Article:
1862: Joseph Dilatush to Mary Elizabeth Thickstun

How Pvt. Dilatush might have looked

How Pvt. Dilatush might have looked

This letter was written by Pvt. Joseph Dilatush (1834-1905) of Company K, 29th New Jersey Infantry. This regiment was mustered into the service on 20 September 1862 and saw duty in the Defences of Washington, D. C., till November, 1862. They were then moved to Aquia Creek, Va., and saw duty there guarding railroads till January, 1863. Moving to Belle Plain, Va., and joining the Army of the Potomac in January 1863, the regiment participated in Burnside’s “Mud March” January 20-24. The regiment was at Belle Plain till April 27 and then participated in the Chancellorsville Campaign, April 27-May 6 (Operations at Pollock’s Mill Creek April 29-May 2. Battle of Chancellorsville May 2-5.) They were mustered out 6 July 1863. The regiment lost 1 enlisted man killed and 39 enlisted men by disease.

Joseph was the son of John Delatush (1814-1889) and Martha Mary Sutphen (1823-1853) of Monmouth, New Jersey. Joseph was later married to Mary M. Cottrell (1837-1904).

Joseph addressed this letter to Mary Elizabeth Thickstun (1843-18xx), a dressmaker in New Brunswick, New Jersey. She was the daughter of Edward Thickstun (1814-1893) and Ruth Ann Hansell (1816-1894). Census records indicate that Edward Thickstun was a blacksmith. On-line genealogical records reveal that, in December 1864, Mary married Joseph’s younger brother, James Thompson Delatush (1836-1906).

1862 Letter

1862 Letter

TRANSCRIPTION
Addressed to Miss Mary E. Thicksteen, New Brunswick, New Jersey

Camp Monmouth
October the 31st 1862

Dear friend,

I now take pleasure in informing you that I am well and enjoy myself as well as I expected to. We are now engaged in digging rifle pits and forts. We are encamped 8 miles from Washington and 2 miles from Chain Bridge upon a rising piece of ground. We have a nice view of some 8 or nine forts. Today we are mustered in to draw our pay. Thompson and Evert is well and send their love to you. We expect to stay here all winter but there is no certainty about it.

I heard from home the other day. They was all well.

The country here is rough and hilly. It is nearly all dug up — all that is worth having. There is thousands of acres of woodland cut down to prevent the rebels from crossing to the Capital. I am now in my tent and have but a poor chance to write or to think of anything to write to interest you. There is scarcely a house to be seen here and them are almost desolate. We seldom see a citizen.

I suppose that you have almost given up the idea of securing a letter from me. I have intended to write before but I have neglected it. I must now bring my letter to a close by saying that all of us boys send their love to you and your folks. I do not know as I can think of anything more at present. Please write soon and tell me all the news. Give my love to all of your folks and reserve a share for yourself. Please excuse all imperfections.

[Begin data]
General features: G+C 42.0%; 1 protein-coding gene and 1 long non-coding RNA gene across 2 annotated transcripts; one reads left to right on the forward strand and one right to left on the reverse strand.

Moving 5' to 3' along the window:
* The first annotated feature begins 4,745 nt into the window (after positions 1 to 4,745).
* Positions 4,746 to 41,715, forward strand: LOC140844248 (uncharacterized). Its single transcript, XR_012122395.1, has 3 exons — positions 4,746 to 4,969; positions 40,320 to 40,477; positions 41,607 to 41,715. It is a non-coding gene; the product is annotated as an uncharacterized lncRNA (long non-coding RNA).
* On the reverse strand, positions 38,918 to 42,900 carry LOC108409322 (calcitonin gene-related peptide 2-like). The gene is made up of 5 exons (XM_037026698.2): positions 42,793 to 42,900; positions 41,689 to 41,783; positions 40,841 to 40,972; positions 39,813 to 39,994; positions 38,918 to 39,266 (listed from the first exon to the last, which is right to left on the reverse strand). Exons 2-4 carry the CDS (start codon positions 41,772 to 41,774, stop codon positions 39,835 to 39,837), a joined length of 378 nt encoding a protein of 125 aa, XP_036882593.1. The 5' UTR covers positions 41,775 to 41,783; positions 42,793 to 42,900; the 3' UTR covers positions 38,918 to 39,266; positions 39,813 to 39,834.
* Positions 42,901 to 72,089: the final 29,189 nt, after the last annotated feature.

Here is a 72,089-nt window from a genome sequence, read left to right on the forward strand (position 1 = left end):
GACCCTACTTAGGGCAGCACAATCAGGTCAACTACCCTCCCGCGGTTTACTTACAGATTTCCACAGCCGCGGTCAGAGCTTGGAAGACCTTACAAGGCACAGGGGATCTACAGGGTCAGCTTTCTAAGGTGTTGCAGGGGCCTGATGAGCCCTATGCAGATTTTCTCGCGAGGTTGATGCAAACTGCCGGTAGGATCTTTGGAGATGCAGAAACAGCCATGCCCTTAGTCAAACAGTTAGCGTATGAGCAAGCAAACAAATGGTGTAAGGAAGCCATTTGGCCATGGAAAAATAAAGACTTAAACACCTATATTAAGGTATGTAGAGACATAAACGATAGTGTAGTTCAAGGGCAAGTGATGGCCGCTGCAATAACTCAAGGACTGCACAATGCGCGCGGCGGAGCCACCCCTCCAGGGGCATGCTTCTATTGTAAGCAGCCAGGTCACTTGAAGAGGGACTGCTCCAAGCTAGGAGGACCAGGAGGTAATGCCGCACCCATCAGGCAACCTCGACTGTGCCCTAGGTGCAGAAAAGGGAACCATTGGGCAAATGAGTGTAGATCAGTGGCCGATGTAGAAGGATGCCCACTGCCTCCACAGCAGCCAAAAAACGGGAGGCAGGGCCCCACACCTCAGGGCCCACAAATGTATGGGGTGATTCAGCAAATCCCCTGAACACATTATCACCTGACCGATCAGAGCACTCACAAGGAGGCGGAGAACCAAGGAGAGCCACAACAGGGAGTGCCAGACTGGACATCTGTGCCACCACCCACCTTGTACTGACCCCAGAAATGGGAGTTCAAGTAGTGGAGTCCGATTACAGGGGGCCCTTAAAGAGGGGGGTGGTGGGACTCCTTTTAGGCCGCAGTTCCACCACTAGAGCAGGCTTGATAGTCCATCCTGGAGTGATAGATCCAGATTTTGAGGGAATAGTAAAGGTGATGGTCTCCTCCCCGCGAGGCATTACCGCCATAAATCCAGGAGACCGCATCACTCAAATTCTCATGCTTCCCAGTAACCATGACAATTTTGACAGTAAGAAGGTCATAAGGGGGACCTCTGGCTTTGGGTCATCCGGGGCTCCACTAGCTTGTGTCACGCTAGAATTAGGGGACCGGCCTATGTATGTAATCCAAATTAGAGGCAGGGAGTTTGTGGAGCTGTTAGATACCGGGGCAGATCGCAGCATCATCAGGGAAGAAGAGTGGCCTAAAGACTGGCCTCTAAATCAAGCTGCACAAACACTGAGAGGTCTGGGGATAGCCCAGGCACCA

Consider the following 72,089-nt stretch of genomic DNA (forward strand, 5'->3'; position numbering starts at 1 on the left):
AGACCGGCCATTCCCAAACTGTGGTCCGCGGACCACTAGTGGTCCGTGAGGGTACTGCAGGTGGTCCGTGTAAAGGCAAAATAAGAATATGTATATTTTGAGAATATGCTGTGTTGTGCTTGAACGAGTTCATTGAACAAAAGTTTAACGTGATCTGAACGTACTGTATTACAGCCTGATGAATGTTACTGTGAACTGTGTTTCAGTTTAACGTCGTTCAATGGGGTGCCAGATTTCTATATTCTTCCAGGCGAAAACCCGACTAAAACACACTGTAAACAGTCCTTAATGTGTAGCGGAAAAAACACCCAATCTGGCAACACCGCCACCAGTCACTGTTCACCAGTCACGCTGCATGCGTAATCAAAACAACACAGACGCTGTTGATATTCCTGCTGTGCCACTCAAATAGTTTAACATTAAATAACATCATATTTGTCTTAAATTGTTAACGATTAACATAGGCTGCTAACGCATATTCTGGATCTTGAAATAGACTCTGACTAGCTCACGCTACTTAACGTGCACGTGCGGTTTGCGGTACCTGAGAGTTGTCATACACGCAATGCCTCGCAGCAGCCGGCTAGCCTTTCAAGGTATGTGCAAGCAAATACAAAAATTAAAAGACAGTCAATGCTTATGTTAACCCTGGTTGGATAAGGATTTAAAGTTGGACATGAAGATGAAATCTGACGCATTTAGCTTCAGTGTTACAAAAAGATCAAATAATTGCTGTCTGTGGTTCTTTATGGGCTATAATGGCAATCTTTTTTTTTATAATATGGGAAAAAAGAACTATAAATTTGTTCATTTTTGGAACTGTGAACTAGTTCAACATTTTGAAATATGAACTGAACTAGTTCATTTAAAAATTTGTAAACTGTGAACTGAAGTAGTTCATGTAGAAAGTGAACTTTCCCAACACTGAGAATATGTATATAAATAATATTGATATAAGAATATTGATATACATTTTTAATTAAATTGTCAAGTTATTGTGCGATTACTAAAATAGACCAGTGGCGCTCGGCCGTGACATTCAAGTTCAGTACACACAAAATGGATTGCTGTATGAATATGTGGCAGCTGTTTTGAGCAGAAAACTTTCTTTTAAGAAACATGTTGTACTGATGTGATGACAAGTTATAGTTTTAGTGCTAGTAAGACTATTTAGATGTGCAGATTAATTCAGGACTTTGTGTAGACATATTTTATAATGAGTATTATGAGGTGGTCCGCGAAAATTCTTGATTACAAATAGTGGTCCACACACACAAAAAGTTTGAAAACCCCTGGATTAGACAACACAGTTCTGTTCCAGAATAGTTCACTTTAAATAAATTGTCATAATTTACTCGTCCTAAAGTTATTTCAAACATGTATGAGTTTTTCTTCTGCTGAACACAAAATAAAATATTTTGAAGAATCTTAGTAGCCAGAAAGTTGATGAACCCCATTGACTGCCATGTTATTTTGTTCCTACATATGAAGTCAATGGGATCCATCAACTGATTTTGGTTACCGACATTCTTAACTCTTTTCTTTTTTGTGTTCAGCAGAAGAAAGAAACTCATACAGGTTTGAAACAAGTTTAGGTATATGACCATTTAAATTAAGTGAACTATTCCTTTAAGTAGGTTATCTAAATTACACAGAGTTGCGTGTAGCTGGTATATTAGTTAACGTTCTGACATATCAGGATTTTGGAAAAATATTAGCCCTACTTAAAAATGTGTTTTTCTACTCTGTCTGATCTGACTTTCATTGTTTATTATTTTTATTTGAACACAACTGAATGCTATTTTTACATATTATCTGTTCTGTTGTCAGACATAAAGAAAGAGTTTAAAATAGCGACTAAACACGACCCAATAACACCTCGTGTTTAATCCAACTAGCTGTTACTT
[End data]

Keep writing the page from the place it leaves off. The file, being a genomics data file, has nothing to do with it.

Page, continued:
From your friend, — Joseph Dilatush

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About Griff

My passion is studying American history leading up to & including the Civil War. I particularly enjoy reading, transcribing & researching primary sources such as letters and diaries. View all posts by Griff

5 responses to “1862: Joseph Dilatush to Mary Elizabeth Thickstun

  • cyndy mack

    Love this letter, what a great surprise to find this when I searched the name Dilatush ❤ Joseph Dilatush was my great great grandfather, just a delight to find this!!!

    • christine Baynton Tomlinson

      Cyndy, I have been trying to contact you. Your e-mail on ancestry didn’t work. My great grand father Is William Dilatush. He was a farmer out on rt 33. His wife’s name was Elizabeth. I believe Joseph Dilatush is my great grandfathers father. That would make Joseph my great great grandfather.

      • Cyndy Mack

        christine Baynton Tomlinson you can contact me at my email cyndymack@aol.com I have a tree on ancestry with pics where I went out to the farm of Henry Delatush in Black Horse/Burlington and marked his grave with the D.A.R.

  • christine Baynton Tomlinson

    Cyndy, sent you a long e-mail. Is your tree public? I usually can’t access anything on Ancestry without thr pop up coming up asking me to join. I’ll try to see your tree. Or it won’t take my e-mail . You’re interested in the Madden family too, right? I’m related to the family here in Freehold. They are from outside Limerick, Ireland. I’m at catcrazed50@gmail. Com ( small c, the tablet does that)

    • Cyndy Mack

      thank you Chris, going to forward it to my mother Jean Marie Delatush Mack due to she remembers more than I do regarding her family.
      Cyndy

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